Thursday, December 12

Abundantly Satisfied

Return, O my soul, to your rest, for the Lord has dealt bountifully with you.
✙ Ps. 116:7 ✙

Heaven is an inheritance we must take as our home, our rest, and our everlasting good. We should look upon this world to be no more ours than the country we pass through on our way home to our Father's house. Those that have God as their portion have a goodly heritage. So return to your rest, O my soul, and seek no further. Gracious persons, though they still covet more of God, will never covet more than God; but, being satisfied with his loving-kindness, are abundantly satisfied with it: they envy no one their carnal mirth and

Wednesday, December 11

Static Ways

The snares of death encompassed me; the pangs of Sheol laid hold on me; I suffered distress and anguish. 
Then I called on the Name of the Lord: “O Lord, I pray, save my life!”

Ps. 116:3-4 

I am bothered by the Old Testament concept of death. All end up in Sheol, whether they're evil or good. And Sheol is a place of darkness and separation from God and all the living. Sheol might also be interpreted as nothingness, but is still negative. The only way I can reconcile it with anything but complete hopelessness is the notion that it is a place of sleep and rest.

I must, therefore, read this psalm from a Christian perspective, and interpret this as a prayer of Messiah, which was answered by God. Moreover, the First Letter of Peter has this to say about (what I believe to be)

Tuesday, December 10

Something's Gotta Give

The heavens are the Lord’s heavens, but the earth he has given to human beings.
Ps. 115:16 

What a profound statement, stating no less explicitly than the creation story itself that human beings have dominion over the earth. Though Psalm 24:1 states that the earth and everything on it belong to God, stewardship of it has nonetheless been given to us. And the more we know about earth science, and the more aware we are of what's going on in other countries, on other continents, and even in the oceans and seas, the more responsible we are for what we do.

There are many who maintain that human activity cannot actually change the climate, but even they can see the devastation that mining, industry, and uncontrolled development has wrought on the environment. And yet

Monday, December 9

Where Is Their God?

Why should the nations say, “Where is their God?”
Our God is in the heavens; he does whatever he pleases.
Their idols are silver and gold, the work of human hands.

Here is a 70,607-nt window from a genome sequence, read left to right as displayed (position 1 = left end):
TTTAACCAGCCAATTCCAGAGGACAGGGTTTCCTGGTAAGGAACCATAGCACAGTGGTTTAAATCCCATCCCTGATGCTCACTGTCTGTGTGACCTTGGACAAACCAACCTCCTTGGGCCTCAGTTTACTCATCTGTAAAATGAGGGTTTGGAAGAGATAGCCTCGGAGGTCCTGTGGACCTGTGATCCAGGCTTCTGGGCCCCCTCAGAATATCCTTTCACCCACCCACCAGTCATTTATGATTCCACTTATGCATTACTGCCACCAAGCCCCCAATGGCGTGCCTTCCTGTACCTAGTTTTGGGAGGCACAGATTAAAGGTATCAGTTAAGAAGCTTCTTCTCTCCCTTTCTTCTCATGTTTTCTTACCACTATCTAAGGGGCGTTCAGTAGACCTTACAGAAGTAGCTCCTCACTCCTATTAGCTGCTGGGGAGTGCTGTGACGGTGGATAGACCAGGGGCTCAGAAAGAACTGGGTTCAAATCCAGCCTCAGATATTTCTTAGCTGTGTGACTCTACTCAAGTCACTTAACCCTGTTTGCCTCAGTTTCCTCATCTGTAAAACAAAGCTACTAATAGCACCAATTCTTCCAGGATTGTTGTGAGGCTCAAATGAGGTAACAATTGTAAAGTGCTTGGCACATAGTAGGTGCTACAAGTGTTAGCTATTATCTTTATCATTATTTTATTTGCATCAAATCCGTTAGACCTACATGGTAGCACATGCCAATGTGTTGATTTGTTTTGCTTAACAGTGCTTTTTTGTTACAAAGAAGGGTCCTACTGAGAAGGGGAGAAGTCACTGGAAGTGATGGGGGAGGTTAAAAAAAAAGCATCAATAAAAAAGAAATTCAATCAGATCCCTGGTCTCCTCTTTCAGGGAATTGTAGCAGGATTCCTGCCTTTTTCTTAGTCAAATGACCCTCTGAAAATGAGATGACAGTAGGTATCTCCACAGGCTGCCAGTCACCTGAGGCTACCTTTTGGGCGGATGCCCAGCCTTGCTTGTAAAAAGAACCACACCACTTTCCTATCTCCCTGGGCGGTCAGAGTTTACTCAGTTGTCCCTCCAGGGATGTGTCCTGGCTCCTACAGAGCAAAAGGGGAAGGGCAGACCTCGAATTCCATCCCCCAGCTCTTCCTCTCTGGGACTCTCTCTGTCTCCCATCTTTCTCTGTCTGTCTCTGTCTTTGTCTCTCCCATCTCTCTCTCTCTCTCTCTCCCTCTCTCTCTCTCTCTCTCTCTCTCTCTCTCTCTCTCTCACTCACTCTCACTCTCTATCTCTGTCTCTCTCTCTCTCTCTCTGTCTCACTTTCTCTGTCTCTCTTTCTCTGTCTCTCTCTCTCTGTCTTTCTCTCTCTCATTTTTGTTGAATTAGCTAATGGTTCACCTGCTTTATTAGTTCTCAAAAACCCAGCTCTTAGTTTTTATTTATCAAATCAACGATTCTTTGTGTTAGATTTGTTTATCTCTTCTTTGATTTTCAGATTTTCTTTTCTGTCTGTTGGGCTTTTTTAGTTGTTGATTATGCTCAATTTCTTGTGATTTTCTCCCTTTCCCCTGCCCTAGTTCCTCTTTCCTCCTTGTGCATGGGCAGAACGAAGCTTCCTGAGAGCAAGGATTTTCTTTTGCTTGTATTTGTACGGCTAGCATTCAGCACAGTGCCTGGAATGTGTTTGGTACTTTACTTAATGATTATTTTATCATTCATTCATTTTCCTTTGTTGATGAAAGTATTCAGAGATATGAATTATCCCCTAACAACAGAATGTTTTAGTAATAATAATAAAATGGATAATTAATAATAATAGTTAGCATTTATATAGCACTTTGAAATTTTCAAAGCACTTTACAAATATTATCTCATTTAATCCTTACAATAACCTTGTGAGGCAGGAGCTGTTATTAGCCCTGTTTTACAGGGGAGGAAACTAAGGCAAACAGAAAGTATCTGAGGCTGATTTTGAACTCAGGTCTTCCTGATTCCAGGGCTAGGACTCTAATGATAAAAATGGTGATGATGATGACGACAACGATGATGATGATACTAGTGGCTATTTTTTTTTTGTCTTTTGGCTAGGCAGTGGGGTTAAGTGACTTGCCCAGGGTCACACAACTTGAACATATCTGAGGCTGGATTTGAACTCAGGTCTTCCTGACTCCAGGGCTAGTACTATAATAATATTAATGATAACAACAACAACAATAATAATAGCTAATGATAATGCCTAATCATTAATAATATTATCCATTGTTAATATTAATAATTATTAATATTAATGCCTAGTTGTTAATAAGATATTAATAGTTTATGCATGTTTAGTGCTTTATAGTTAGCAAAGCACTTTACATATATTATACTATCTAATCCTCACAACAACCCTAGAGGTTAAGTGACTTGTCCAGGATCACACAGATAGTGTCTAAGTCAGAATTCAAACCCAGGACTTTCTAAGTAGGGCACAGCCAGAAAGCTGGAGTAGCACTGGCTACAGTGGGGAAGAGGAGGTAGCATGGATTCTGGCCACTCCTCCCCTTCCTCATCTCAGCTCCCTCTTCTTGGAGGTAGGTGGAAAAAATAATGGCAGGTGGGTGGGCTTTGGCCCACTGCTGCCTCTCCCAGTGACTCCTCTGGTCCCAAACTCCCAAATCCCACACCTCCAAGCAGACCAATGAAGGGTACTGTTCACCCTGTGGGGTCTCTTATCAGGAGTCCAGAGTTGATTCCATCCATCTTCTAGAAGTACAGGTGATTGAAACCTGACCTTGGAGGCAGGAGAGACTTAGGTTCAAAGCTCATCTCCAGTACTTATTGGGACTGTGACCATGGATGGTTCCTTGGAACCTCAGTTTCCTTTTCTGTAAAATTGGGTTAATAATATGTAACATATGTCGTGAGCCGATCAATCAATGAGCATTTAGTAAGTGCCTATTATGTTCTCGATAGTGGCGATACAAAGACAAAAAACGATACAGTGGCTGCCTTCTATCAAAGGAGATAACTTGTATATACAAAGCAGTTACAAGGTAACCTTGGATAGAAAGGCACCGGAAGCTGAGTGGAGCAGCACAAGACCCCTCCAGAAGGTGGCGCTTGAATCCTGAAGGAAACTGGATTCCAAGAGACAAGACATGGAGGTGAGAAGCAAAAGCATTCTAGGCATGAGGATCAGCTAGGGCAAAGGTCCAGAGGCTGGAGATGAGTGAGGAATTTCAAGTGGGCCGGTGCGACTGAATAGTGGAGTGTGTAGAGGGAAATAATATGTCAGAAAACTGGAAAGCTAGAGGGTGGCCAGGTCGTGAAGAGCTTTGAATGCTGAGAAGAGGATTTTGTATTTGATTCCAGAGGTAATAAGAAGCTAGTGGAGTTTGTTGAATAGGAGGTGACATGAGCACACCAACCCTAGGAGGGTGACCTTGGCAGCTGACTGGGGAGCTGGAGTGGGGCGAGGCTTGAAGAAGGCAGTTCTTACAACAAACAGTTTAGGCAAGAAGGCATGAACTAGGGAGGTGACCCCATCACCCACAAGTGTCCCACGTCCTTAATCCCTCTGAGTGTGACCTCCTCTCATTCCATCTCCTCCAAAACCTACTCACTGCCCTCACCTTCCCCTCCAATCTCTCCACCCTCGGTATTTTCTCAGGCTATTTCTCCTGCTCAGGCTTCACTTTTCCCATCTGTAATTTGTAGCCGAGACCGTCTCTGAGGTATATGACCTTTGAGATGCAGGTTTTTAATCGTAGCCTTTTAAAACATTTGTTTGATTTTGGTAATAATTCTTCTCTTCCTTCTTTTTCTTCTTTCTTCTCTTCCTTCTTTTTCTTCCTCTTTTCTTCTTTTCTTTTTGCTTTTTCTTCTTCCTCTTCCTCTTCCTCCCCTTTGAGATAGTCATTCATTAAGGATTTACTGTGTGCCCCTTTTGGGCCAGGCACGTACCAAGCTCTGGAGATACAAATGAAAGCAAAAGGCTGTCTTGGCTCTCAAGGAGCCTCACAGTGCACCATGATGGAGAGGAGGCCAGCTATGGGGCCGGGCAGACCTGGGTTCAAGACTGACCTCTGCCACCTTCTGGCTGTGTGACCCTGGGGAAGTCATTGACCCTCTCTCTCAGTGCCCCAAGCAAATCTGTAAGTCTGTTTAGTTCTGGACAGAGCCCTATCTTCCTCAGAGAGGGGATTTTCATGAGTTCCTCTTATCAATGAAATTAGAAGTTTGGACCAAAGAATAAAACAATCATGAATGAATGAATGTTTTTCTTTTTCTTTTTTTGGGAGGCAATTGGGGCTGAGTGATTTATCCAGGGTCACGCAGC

They have mouths, but do not speak; eyes, but do not see. 
They have ears, but do not hear; noses, but do not smell. 
They have hands, but do not feel; feet, but do not walk; they make no sound in their throats. 
Those who make them are like them; so are all who trust in them. 
O Israel, trust in the Lord! He is their help and their shield.
Ps. 115:2-9 

Because Israel was different, worshiping but One God—and That One invisible and without solid representation—I'm sure it was quite common for their neighbors to deride them as being godless. The Egyptians, Canaanites, Philistines, Assyrians, and Babylonians could all show off their gods. And some of

Sunday, December 8


When Israel went out from Egypt, the house of Jacob from a people of strange language,
Judah became God’s sanctuary, Israel his dominion.
Ps. 114 

When Israel sojourned in Egypt, the Egyptians didn't know it, but God was among them. Because God dwelt in the midst of Israel, where they were was God's sanctuary on earth. When Israel was no longer a welcome guest, but forced labor, the divine presence did not go searching for a wealthier, more influential nation, but stuck by Israel until the day would come for their deliverance. And when Israel fled Egypt, God's presence led them, and God's dominion fled with them.

The earliest stories of God's people are about strangers living in strange lands:
A wandering Aramean was my ancestor. —Deut. 26:5
Christian theology doesn't allow for a single ethnicity to be God's dwelling place on earth. But we do know

Saturday, December 7

From the Ash Heap

I can't imagine it north of the Rio Grande or in Europe, but there are many places in the world where garbage dumps are inhabited by very poor people—including one such dump just a few miles south of the place that refers to itself as America's Finest City. Unable to find work elsewhere, and living in a country that offers no safety net, these are people who relentlessly scavenge a life out of others' refuse. It sounds like hell, but it's their life. There are even missionaries who set up schools for the kids who live in such places.

And so these children living in dumps are what I picture when I read the verses I'm meditating on today:

He raises the poor from the dust, and lifts the needy from the ash heap, 
to make them sit with princes, with the princes of his people. 
 Ps. 113:7-8 

When I take these words literally, my view of God cannot but be transformed. A God whose love for the poor

Friday, December 6

From the Rising of the Sun

From the rising of the sun to its setting the Name of the Lord is to be praised.
Ps. 113:3 

Psalm 113:3 is a beautiful verse, but a tall order to fill. There are morning devotions. There are evening prayers. But what comes in between? Here's a possible answer from another psalm:

Preachers often pray the words of last verse of the 19th Psalm before they preach: May the words of my mouth and the meditation of my heart be acceptable in your sight, O Lord, my rock and my redeemer. What would life be like if I silently prayed that little prayer before I spoke throughout the day? Or before I posted anything on social media? Devotion and prayer shouldn't be limited to just after I get up and just before I go to sleep, but should suffuse the day, from the rising of the sun to its setting—and that's just one example of how